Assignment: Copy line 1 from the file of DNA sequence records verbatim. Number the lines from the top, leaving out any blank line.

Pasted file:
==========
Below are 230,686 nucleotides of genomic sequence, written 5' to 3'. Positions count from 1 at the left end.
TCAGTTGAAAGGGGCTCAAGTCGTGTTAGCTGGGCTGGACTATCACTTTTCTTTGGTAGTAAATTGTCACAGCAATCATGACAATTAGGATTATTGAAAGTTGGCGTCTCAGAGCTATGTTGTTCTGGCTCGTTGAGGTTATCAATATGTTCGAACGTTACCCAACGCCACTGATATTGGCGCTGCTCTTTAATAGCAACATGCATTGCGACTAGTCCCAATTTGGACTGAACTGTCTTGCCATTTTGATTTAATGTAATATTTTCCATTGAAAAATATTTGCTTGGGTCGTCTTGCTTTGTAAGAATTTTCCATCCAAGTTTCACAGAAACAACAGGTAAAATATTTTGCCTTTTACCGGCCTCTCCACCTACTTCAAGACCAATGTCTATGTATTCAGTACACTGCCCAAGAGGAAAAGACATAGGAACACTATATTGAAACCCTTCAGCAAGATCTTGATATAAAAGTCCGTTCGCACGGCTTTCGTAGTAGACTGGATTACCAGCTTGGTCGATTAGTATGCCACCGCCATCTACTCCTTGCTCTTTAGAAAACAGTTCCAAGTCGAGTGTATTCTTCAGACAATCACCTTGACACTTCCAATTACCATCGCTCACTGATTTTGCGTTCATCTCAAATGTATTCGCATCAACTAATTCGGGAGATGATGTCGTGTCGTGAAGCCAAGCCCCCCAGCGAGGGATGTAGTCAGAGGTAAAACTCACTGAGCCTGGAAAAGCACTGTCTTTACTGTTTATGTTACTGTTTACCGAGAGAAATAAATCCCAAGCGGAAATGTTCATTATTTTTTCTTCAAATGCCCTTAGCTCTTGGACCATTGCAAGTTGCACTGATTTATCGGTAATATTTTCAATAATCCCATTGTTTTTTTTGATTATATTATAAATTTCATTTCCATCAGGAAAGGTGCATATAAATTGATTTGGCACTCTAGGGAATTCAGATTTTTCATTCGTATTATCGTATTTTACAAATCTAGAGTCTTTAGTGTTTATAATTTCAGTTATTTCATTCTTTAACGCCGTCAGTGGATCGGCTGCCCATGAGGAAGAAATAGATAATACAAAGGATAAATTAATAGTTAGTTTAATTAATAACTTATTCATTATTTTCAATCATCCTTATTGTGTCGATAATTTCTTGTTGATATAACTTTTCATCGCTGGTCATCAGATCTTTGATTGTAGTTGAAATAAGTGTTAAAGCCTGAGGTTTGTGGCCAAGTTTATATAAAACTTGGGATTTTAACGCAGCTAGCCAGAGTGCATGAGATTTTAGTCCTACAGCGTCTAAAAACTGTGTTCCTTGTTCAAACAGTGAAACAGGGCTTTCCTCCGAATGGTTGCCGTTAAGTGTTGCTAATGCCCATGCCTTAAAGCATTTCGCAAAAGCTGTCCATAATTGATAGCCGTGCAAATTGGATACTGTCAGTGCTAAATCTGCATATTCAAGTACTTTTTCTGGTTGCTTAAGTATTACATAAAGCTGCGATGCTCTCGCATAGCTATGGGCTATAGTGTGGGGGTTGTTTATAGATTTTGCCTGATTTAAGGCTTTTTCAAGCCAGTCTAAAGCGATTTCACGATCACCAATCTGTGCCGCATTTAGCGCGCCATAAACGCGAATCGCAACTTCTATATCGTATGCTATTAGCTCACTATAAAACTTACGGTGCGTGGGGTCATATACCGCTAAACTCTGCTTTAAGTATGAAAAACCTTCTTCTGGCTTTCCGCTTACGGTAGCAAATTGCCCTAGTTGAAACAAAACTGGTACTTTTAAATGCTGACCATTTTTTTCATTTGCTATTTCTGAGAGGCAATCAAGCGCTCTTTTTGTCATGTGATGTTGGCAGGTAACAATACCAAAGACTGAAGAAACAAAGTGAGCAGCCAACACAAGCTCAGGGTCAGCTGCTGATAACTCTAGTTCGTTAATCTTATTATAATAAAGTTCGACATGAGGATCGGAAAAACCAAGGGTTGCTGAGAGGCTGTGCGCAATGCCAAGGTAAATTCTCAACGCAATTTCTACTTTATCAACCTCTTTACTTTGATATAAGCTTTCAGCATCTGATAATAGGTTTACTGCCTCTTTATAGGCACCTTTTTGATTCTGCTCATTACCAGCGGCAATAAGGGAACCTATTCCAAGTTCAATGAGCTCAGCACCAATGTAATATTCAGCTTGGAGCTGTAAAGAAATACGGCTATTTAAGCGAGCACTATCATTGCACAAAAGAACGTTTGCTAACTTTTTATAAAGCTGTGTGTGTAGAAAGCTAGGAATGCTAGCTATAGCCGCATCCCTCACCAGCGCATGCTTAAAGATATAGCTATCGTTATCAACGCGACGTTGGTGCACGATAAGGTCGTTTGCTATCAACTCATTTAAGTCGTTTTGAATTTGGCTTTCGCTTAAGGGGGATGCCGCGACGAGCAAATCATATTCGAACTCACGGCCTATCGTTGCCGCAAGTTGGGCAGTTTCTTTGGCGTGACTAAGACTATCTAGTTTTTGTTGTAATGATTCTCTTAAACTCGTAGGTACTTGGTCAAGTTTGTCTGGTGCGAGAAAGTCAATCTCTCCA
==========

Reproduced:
Below are 230,686 nucleotides of genomic sequence, written 5' to 3'. Positions count from 1 at the left end.